But both of these acts were repealed in the year 1995 and 2004 respectively, because of a lack of political support and national will. After that, for 4 years the country didn’t have any specific legislation regarding the increasing terrorism activities. Some states also enacted few acts to deal with the problem of terrorism like Maharashtra launched the “Maharashtra Control of Organized Crime Act, 1999” known as ‘MCOCA’ to combat this problem of terror. This act provides state government with special powers of surveillance, relaxed evidentiary standards procedural safeguards, and prescribing additional criminal penalties, including the death penalty to convicts in various criminal and terrorist activities. This was followed by other states like Karnataka, Chandigarh, and Gujarat, etc. but was not able to get the central government’s approval because of some political issues.

Another act that got importance was the Unlawful Activities Prevention Act (UAPA). This law came into existence in 1967, when it was passed in Parliament for tackling problems of unlawful activities. Some provisions of this act were even included in POTA which was later repealed in 2004. The major amendment under this act was in 2008, where the definition of terrorism was included in section 15 of this act. Section 2(k) read with section 15 of the UAPA states that “terrorism must involve violence, which causes death, damage of property, disruption of the countries essential supplies, kidnapping or abduction of public functionary to disrupt the unity and sovereignty of India”. A further amendment in UAPA was done in 2013 which incorporated financial as well as economic offenses which helped in the prosecution of offenses that took place outside the country.

Another important development in this field was the enactment of the National Investigation Agency Act 2008 (NIA) by the government of India. The NIA Act established the National Investigation Agency which exercised special powers to deal with offenses that challenged the sovereignty of the state. The jurisdiction of NIA extends over offenses enlisted under the UAPA, SAARC Convention (Suppression of Terrorism) Act of 1993, etc. The NIA could operate on only those cases where they were fully convinced that the act reported by the state police was according to the scheduled list. Along with this, special courts were established under the amendment in UAPA where only these kinds of offenses were handled. The provision for Special Courts was also incorporated in the NIA Act of 2008. Under the provisions of the NIA Act, 37 Special Courts were established (30 in different states and 7 in Union Territories).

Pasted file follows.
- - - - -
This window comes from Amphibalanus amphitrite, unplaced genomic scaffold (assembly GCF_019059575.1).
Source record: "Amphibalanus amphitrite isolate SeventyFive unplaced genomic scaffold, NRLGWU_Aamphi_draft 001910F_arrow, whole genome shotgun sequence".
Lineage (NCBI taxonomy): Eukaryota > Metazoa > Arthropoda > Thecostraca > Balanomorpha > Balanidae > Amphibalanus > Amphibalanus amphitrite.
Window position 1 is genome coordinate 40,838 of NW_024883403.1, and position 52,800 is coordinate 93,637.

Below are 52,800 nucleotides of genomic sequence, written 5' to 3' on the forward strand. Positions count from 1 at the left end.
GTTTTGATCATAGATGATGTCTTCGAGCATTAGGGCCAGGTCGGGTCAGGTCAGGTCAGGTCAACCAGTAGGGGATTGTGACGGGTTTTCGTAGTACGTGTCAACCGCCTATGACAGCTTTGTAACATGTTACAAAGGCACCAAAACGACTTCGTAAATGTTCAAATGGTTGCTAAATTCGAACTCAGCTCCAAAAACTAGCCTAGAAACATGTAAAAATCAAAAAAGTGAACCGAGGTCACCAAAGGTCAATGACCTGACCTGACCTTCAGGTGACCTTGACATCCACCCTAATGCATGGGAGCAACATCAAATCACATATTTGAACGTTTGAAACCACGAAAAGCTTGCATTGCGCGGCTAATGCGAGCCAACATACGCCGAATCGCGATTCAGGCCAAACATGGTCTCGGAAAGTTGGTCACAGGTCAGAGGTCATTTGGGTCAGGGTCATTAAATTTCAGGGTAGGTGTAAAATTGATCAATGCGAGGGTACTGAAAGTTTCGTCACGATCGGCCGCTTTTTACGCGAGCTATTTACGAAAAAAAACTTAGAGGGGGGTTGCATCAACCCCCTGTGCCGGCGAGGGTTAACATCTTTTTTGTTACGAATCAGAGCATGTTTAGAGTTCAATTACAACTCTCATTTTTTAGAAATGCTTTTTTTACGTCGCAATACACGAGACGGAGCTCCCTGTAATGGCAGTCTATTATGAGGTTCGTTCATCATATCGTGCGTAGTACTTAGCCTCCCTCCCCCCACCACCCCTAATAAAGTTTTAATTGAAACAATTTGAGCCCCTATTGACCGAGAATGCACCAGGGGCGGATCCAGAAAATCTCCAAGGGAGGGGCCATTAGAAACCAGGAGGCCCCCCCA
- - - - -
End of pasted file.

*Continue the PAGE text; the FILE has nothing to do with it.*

CONCLUSION:

The acts of terror are horrific crimes which require special provisions to deal with them. The consequences of terrorism are horrendous. The transnational nature of terrorism and its rapid utilization of technology makes it a global threat. Hence it is high time for India to take important steps in the field of legislation for terrorism. Over decades we have given more importance to politics-related topics rather than terrorism and have always engaged in politics behind it. But now we have to get our acts together and start taking things seriously. Terrorism is a deep-rooted virus in our society that could vanish only by the vaccine in the form of stricter provisions and legislations and efforts of society as a whole.